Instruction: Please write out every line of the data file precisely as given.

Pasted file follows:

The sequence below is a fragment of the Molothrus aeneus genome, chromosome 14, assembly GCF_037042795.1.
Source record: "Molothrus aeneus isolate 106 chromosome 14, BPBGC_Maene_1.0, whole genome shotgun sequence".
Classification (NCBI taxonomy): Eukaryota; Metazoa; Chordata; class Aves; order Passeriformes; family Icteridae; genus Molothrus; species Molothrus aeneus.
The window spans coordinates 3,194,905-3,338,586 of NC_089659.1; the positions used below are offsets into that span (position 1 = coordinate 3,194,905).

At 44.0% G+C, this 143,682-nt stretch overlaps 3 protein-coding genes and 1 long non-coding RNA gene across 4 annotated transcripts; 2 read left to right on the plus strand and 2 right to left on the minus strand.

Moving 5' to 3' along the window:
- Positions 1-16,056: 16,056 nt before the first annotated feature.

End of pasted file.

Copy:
The sequence below is a fragment of the Molothrus aeneus genome, chromosome 14, assembly GCF_037042795.1.
Source record: "Molothrus aeneus isolate 106 chromosome 14, BPBGC_Maene_1.0, whole genome shotgun sequence".
Classification (NCBI taxonomy): Eukaryota; Metazoa; Chordata; class Aves; order Passeriformes; family Icteridae; genus Molothrus; species Molothrus aeneus.
The window spans coordinates 3,194,905-3,338,586 of NC_089659.1; the positions used below are offsets into that span (position 1 = coordinate 3,194,905).

At 44.0% G+C, this 143,682-nt stretch overlaps 3 protein-coding genes and 1 long non-coding RNA gene across 4 annotated transcripts; 2 read left to right on the plus strand and 2 right to left on the minus strand.

Moving 5' to 3' along the window:
- Positions 1-16,056: 16,056 nt before the first annotated feature.